Experts called in to examine a rocks unearthed during a garden makeover were convinced they had found a unique Viking settlement.
The area has strong links to Norse culture
But they were left red-faced after months of excavation work found nothing more than an old garden patio.
Huge slabs uncovered in Marion Garry's garden in Buckhaven, Fife, had experts convinced they had found evidence of an early Viking village.
They were left disappointed when the structure was dated to the 1940s.
'Tell-tale signs ignored'
Douglas Speirs, chief archaeologist at Fife Council, told BBC Radio Scotland's Fred MacAulay programme that it was an "easy mistake to make."
He explained: "This project first began in the summer when some private residents in Buckhaven began excavating in their back garden.
"During this work they uncovered a series of very interesting features that we thought may well represent a significant archaeological find.
"Over the course of the following months, we engaged in a series of excavations only to find out that what we were digging up was in fact a 1940s patio.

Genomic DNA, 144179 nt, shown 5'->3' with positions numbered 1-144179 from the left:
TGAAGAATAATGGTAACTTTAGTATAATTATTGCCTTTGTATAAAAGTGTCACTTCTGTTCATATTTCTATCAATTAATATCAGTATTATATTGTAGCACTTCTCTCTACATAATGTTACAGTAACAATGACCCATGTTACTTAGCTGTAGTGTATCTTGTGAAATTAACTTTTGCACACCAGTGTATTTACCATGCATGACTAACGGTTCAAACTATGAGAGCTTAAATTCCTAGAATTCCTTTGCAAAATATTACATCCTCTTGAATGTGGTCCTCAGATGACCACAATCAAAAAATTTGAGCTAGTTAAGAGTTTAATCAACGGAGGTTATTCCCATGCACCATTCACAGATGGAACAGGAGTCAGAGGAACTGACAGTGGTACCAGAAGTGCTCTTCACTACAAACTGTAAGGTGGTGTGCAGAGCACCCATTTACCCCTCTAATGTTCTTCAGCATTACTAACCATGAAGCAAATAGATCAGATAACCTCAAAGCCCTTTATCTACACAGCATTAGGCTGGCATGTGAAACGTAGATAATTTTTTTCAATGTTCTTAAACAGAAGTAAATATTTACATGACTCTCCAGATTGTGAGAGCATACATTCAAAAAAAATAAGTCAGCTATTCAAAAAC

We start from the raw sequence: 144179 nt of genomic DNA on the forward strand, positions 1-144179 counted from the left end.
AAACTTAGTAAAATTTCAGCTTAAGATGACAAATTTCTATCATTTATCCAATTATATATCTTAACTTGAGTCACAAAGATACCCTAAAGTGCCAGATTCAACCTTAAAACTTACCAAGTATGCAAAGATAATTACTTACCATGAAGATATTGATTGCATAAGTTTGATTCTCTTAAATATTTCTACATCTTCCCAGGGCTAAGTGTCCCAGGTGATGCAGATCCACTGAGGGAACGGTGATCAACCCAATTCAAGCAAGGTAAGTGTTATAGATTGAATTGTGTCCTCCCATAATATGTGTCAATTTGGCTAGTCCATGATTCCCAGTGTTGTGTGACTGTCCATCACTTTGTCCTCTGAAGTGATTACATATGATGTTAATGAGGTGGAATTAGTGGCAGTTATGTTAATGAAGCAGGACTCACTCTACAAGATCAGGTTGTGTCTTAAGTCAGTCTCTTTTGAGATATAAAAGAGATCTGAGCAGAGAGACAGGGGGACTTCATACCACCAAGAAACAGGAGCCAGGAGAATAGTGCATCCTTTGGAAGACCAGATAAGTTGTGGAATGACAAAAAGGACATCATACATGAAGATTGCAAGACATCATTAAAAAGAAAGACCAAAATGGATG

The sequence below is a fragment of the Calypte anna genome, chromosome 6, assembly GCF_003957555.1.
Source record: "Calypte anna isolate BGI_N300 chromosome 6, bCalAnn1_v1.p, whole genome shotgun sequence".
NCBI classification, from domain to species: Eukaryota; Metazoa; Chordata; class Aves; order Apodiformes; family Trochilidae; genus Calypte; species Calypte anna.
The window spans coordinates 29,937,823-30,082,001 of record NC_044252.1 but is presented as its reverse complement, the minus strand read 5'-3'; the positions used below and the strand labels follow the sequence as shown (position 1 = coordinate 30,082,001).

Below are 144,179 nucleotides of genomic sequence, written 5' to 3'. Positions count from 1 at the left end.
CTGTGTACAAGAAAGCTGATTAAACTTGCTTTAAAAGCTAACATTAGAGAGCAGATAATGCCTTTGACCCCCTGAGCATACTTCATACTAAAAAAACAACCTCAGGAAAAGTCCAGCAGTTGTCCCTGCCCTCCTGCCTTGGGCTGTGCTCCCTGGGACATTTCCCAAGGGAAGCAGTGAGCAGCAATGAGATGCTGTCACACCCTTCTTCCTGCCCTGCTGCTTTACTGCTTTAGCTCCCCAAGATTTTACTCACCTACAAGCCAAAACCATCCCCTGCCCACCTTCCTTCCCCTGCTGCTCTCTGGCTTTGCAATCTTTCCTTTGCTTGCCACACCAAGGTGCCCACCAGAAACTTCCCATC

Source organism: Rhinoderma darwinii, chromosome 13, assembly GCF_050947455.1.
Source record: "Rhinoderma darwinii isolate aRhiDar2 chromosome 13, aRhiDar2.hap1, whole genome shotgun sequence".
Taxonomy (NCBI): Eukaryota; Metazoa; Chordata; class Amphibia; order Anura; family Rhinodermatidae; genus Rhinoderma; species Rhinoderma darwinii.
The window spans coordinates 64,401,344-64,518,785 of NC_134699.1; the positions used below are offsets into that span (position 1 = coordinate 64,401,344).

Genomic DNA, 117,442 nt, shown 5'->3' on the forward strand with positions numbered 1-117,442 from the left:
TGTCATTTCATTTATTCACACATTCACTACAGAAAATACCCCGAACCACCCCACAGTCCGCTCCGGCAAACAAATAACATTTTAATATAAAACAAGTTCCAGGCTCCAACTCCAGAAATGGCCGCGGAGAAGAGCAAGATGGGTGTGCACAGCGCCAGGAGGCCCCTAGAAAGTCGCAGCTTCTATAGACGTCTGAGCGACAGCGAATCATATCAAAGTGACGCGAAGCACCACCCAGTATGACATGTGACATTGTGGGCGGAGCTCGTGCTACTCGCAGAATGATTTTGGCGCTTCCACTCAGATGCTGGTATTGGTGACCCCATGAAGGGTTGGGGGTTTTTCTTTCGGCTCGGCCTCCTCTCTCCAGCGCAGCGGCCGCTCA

"In our defence, from the limited information we had at first, it did seem a reasonable and plausible situation that this might be a site of some antiquity in so far as it was situated on a raised beach right next to the sea and had all the hallmarks of ancient building techniques."
Mr Speirs admitted that his team mistakenly ignored the finds of a World War II child's gas mask and old television remote in their hunt for Viking evidence.
He said: "Buoyed up by the fact that we were digging for something of some significance, we kind of ignored these tell-tale signs. Looking back now, that probably wasn't the best approach.
"One of the things that really pushed us over the limit in this case is that the houses on site were built in 1939 and the chap next door - who has lived there since 1939 - was absolutely adamant that there has never been a patio in that back garden."
He added that his department would "be more careful" when examining any future sites of archaeological interest.
Marion Garry, 50, who called the team to her garden after watching a TV programme about hidden archaeological treasures in populated areas, said she now hoped to turn the unearthed patio into a garden feature.
She said: "It looks quite messy now but I think it will look pretty with flowers and plants growing around it."